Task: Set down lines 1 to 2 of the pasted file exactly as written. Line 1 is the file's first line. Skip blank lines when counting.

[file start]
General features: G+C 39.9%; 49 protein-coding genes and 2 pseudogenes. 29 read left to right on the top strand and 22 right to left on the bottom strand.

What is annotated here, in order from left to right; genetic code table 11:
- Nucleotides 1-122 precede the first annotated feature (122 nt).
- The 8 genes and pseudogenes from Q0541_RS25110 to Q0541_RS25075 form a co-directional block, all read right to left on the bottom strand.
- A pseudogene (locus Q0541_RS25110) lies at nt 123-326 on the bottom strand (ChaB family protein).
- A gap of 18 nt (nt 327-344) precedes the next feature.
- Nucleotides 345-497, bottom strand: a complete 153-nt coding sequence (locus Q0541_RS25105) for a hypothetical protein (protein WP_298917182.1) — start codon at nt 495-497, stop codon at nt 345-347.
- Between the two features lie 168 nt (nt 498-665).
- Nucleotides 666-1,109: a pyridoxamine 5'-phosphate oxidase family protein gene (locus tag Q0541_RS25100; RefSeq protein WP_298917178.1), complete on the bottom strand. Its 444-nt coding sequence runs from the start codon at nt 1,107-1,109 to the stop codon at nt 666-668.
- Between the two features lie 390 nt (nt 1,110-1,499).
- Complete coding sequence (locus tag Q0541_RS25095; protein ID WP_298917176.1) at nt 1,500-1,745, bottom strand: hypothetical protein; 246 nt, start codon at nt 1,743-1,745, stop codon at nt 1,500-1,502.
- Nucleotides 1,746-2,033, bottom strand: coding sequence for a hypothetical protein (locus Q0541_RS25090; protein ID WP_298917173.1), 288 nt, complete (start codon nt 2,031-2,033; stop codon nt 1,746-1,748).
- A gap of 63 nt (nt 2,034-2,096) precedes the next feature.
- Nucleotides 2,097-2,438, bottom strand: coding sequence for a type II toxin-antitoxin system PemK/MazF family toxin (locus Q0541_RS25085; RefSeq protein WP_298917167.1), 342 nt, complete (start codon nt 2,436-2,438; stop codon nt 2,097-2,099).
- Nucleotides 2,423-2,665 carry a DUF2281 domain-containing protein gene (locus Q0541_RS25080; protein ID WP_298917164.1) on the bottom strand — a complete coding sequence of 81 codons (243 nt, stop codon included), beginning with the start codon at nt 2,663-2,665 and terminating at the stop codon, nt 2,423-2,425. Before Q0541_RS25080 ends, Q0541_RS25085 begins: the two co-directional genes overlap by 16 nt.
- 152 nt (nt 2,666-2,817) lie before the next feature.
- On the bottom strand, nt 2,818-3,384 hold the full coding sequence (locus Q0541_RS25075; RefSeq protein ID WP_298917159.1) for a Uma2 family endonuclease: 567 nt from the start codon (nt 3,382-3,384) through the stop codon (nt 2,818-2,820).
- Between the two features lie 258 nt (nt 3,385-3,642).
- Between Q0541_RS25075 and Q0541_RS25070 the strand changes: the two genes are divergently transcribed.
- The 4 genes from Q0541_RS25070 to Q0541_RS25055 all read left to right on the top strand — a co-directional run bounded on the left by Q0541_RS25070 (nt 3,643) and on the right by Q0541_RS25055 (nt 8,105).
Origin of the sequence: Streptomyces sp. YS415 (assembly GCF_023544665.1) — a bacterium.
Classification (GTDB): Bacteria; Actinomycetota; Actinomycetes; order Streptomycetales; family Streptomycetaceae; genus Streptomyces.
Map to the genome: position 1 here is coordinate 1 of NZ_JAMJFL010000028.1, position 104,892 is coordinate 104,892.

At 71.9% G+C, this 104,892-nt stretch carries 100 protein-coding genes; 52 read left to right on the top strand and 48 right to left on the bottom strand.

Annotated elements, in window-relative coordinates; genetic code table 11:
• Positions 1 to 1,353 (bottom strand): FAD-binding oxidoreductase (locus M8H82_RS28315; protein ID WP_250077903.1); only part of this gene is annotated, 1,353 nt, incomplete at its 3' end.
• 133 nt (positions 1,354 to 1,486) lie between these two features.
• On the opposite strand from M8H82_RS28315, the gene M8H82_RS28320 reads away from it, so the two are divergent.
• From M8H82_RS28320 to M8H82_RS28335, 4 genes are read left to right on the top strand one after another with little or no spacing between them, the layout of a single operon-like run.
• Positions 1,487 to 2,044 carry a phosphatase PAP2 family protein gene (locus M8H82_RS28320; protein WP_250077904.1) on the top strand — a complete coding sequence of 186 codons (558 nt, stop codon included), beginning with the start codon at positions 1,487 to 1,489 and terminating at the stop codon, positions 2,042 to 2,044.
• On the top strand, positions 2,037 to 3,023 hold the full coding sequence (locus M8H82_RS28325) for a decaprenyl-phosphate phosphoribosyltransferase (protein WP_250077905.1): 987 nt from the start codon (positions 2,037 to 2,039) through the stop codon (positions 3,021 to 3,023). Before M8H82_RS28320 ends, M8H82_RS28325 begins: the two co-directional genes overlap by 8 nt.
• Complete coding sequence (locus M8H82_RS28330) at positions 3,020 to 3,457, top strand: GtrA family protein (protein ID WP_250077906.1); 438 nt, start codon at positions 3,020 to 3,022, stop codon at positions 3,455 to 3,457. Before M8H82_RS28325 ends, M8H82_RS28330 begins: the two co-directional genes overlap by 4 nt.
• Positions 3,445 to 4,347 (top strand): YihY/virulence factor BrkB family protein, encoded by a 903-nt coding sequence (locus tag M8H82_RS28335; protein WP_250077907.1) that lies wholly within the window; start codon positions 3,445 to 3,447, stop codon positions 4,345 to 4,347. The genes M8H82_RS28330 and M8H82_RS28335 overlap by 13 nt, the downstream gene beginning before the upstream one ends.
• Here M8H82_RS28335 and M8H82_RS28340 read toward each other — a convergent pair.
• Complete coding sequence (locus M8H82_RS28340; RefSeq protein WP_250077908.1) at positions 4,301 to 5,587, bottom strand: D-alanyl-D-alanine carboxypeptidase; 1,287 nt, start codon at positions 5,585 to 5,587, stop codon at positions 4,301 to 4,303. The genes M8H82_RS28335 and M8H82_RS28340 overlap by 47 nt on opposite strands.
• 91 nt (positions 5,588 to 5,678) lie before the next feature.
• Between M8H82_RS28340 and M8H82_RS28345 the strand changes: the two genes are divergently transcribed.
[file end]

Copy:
General features: G+C 39.9%; 49 protein-coding genes and 2 pseudogenes. 29 read left to right on the top strand and 22 right to left on the bottom strand.

What is annotated here, in order from left to right; genetic code table 11: